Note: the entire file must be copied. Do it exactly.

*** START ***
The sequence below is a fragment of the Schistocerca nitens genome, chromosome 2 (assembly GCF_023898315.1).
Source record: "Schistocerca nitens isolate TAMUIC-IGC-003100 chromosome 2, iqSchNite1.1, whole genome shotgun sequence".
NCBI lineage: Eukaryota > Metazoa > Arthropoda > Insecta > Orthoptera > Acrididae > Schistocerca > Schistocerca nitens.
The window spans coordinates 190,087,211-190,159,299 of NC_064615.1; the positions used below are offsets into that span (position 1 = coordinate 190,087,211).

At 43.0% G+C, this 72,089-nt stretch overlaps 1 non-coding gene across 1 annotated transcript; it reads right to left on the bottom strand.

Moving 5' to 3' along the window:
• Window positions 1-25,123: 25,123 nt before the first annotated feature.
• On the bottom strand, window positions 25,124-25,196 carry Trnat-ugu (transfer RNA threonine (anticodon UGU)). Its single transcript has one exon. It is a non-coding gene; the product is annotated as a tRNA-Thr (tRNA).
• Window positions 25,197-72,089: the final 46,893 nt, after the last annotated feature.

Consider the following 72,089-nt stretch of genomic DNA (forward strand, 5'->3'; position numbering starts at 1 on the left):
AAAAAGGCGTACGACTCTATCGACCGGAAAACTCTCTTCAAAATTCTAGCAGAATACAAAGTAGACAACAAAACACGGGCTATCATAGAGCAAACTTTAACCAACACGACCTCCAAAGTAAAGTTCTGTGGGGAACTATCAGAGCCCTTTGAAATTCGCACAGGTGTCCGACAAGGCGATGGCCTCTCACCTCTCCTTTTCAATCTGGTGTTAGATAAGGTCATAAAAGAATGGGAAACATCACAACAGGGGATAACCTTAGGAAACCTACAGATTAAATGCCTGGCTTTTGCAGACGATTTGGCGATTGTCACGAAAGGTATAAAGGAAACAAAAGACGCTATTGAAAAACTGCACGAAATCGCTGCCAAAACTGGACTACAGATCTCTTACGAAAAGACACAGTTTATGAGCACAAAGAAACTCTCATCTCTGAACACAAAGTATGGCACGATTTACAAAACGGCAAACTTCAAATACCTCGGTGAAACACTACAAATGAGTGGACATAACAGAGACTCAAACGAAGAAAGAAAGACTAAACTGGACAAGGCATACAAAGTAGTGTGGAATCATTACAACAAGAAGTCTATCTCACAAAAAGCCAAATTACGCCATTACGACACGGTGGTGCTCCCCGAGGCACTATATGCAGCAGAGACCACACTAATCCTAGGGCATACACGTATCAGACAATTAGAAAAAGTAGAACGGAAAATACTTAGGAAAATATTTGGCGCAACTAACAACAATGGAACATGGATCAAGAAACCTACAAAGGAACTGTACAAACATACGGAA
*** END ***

The sequence below is a fragment of the Schistocerca nitens genome, chromosome 2 (assembly GCF_023898315.1).
Source record: "Schistocerca nitens isolate TAMUIC-IGC-003100 chromosome 2, iqSchNite1.1, whole genome shotgun sequence".
NCBI lineage: Eukaryota > Metazoa > Arthropoda > Insecta > Orthoptera > Acrididae > Schistocerca > Schistocerca nitens.
The window spans coordinates 190,087,211-190,159,299 of NC_064615.1; the positions used below are offsets into that span (position 1 = coordinate 190,087,211).

At 43.0% G+C, this 72,089-nt stretch overlaps 1 non-coding gene across 1 annotated transcript; it reads right to left on the bottom strand.

Moving 5' to 3' along the window:
• Window positions 1-25,123: 25,123 nt before the first annotated feature.
• On the bottom strand, window positions 25,124-25,196 carry Trnat-ugu (transfer RNA threonine (anticodon UGU)). Its single transcript has one exon. It is a non-coding gene; the product is annotated as a tRNA-Thr (tRNA).
• Window positions 25,197-72,089: the final 46,893 nt, after the last annotated feature.

Consider the following 72,089-nt stretch of genomic DNA (forward strand, 5'->3'; position numbering starts at 1 on the left):
AAAAAGGCGTACGACTCTATCGACCGGAAAACTCTCTTCAAAATTCTAGCAGAATACAAAGTAGACAACAAAACACGGGCTATCATAGAGCAAACTTTAACCAACACGACCTCCAAAGTAAAGTTCTGTGGGGAACTATCAGAGCCCTTTGAAATTCGCACAGGTGTCCGACAAGGCGATGGCCTCTCACCTCTCCTTTTCAATCTGGTGTTAGATAAGGTCATAAAAGAATGGGAAACATCACAACAGGGGATAACCTTAGGAAACCTACAGATTAAATGCCTGGCTTTTGCAGACGATTTGGCGATTGTCACGAAAGGTATAAAGGAAACAAAAGACGCTATTGAAAAACTGCACGAAATCGCTGCCAAAACTGGACTACAGATCTCTTACGAAAAGACACAGTTTATGAGCACAAAGAAACTCTCATCTCTGAACACAAAGTATGGCACGATTTACAAAACGGCAAACTTCAAATACCTCGGTGAAACACTACAAATGAGTGGACATAACAGAGACTCAAACGAAGAAAGAAAGACTAAACTGGACAAGGCATACAAAGTAGTGTGGAATCATTACAACAAGAAGTCTATCTCACAAAAAGCCAAATTACGCCATTACGACACGGTGGTGCTCCCCGAGGCACTATATGCAGCAGAGACCACACTAATCCTAGGGCATACACGTATCAGACAATTAGAAAAAGTAGAACGGAAAATACTTAGGAAAATATTTGGCGCAACTAACAACAATGGAACATGGATCAAGAAACCTACAAAGGAACTGTACAAACATACGGAA